The Funai Corporation of Japan, the last-known company still making VCRs. sadly just announced would stop making VCRs at the end of this month, mainly because of “difficulty acquiring parts” leaving used scissor lifts for sale.
According to the company — which said in the statement, “We are the last manufacturer” of VCRs “in all of the world” — 750,000 units were sold worldwide in 2015, down from millions decades earlier.
The New York Times has a brief history of the once-ubiquitous tech item, from its revolutionary beginnings to its long, final goodbye.
Tacna San Diego Manufacturing Company introduced what its website calls “the first practical videotape recorder.” Fred Pfost, an Ampex engineer, described demonstrating the technology to CBS executives for the first time. Unbeknown to them, he had recorded a keynote speech delivered by a vice president at the network.
“After I rewound the tape and pushed the play button for this group of executives, they saw the instantaneous replay of the speech. There were about 10 seconds of total silence until they suddenly realized just what they were seeing on the 20 video monitors located around the room. Pandemonium broke out with wild clapping and cheering for five full minutes. This was the first time in history that a large group (outside of Ampex) had ever seen a high-quality, instantaneous replay of any event.”
At the time, the machines cost $50,000 apiece. But that did not stop orders from being placed for 100 of them in the week they debuted, according to Mr. Pfost. “This represented an amount almost as great as a year’s gross income for Ampex,” he wrote.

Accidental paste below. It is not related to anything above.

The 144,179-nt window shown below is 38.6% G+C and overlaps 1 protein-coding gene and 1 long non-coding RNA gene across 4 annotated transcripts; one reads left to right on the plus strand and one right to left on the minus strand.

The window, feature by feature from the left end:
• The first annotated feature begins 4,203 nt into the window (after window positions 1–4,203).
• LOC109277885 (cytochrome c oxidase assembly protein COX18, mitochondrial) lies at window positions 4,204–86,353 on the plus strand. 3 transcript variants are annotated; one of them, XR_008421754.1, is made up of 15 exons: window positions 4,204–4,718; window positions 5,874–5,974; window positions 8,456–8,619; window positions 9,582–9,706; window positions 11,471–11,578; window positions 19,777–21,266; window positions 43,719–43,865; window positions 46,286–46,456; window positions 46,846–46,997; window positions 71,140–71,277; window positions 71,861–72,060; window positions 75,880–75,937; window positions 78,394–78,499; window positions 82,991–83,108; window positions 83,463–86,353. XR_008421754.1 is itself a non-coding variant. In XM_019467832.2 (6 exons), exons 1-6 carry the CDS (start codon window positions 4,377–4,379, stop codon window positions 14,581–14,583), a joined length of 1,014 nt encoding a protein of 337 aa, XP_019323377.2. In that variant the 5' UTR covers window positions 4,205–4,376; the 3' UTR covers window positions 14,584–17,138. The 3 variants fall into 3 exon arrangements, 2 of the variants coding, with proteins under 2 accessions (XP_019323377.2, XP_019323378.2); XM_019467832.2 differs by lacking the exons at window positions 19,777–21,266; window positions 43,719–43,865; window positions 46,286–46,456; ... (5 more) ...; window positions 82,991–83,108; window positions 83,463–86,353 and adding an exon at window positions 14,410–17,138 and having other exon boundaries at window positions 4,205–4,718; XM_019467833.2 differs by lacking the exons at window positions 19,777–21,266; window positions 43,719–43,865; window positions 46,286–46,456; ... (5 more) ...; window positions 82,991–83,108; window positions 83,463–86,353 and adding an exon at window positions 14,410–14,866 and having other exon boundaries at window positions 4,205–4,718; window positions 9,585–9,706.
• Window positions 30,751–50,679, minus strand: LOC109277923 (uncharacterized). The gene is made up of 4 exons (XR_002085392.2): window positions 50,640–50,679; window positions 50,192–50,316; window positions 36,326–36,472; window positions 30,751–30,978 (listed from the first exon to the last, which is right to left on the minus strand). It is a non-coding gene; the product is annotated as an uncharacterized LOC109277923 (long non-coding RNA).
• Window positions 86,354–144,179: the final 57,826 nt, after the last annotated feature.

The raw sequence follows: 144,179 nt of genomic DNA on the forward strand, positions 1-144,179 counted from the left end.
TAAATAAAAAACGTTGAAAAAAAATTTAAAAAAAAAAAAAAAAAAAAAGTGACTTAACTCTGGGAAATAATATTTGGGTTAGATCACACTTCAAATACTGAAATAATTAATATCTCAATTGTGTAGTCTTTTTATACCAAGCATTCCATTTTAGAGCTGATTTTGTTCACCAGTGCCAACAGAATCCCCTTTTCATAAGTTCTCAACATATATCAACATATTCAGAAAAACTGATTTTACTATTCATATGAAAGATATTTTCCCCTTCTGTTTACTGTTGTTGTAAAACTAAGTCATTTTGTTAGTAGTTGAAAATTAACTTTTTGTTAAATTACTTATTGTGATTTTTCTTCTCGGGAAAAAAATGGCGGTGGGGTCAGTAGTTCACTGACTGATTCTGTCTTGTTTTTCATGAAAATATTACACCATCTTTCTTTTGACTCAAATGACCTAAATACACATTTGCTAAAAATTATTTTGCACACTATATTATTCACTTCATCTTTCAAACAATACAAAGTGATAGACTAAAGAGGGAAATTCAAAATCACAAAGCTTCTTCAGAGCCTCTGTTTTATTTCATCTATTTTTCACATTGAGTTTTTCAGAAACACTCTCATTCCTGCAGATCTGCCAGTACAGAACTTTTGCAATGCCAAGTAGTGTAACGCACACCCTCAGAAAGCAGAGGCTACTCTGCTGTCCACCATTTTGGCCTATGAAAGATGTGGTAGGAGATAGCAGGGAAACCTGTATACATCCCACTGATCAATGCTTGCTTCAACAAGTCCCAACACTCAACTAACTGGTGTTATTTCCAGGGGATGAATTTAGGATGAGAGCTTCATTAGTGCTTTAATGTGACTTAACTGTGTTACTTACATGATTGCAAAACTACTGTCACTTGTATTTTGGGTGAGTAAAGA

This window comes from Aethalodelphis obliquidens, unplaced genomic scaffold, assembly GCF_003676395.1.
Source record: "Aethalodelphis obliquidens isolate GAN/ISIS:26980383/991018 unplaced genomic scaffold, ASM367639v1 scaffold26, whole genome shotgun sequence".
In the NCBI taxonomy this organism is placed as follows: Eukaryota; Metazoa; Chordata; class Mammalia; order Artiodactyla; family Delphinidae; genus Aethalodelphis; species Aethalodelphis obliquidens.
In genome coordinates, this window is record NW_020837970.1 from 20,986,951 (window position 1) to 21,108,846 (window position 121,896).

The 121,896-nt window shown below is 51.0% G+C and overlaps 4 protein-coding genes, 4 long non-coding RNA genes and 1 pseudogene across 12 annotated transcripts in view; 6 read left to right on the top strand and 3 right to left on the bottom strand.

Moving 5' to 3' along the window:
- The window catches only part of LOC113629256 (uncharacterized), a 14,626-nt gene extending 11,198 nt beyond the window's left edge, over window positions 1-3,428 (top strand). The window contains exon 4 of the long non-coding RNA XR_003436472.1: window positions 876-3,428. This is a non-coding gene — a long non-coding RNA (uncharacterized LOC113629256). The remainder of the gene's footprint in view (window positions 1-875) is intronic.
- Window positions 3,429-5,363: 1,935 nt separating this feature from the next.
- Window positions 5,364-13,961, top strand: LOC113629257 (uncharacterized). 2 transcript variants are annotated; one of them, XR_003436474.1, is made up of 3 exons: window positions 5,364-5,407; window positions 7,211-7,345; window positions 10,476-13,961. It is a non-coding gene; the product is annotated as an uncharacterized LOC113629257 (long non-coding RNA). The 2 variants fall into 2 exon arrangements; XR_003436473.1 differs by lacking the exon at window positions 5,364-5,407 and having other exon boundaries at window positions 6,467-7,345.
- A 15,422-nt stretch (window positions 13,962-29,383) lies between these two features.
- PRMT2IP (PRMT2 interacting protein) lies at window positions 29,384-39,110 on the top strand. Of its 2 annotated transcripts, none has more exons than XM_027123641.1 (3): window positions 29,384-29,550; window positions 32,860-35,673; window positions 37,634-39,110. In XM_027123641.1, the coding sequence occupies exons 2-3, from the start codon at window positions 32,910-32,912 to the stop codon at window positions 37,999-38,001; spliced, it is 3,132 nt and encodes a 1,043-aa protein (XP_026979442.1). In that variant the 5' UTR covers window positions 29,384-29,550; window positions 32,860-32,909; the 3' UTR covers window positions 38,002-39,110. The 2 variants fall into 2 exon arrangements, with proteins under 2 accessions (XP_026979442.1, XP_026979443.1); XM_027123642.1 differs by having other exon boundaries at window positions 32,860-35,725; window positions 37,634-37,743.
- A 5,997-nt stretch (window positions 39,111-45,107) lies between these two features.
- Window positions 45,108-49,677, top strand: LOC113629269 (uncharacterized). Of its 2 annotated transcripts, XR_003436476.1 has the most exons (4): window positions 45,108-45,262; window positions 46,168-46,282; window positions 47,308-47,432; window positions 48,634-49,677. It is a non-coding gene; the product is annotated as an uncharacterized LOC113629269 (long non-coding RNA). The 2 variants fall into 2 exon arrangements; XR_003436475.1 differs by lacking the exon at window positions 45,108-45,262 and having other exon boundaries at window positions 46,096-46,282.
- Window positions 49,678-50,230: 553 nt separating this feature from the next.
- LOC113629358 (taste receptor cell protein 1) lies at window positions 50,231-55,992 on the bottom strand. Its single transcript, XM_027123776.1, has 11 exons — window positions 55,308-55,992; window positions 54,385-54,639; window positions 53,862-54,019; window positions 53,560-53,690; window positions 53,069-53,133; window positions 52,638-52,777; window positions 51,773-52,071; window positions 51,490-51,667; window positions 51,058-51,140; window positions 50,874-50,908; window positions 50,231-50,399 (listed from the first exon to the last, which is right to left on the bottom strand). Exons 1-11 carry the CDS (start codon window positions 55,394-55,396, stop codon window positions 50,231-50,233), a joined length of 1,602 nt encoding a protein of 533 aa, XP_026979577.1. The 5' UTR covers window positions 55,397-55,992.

The first VCRs for homes were released in the 1960s, and they became widely available to consumers in the 1970s, when Sony’s Betamax and JVC’s VHS formats began to compete. VHS gained the upper hand the following decade; but Sony stopped producing Betamax cassette tapes only in 2016.
By the 1980s, the VCR was catching on with ordinary Americans. In June 1984, The New York Times wrote that analysts expected 15 million homes to have the machines by the end of the year, up from five million in 1982.
A consumer guide published in The Times in 1981 — when the machines ranged in price from $600 to $1,200 — explained the appeal:
“In effect, a VCR makes you independent of television schedules. It lets you create your own prime time. You set the timer and let the machine automatically record the programs you want to watch but can’t. Later, you can play the tape at your convenience. Or you can tape one show while watching another, thus missing neither.”
But only a decade after the technology became common in American households, the introduction of the DVD, in 1995, sounded the older technology’s death knell.
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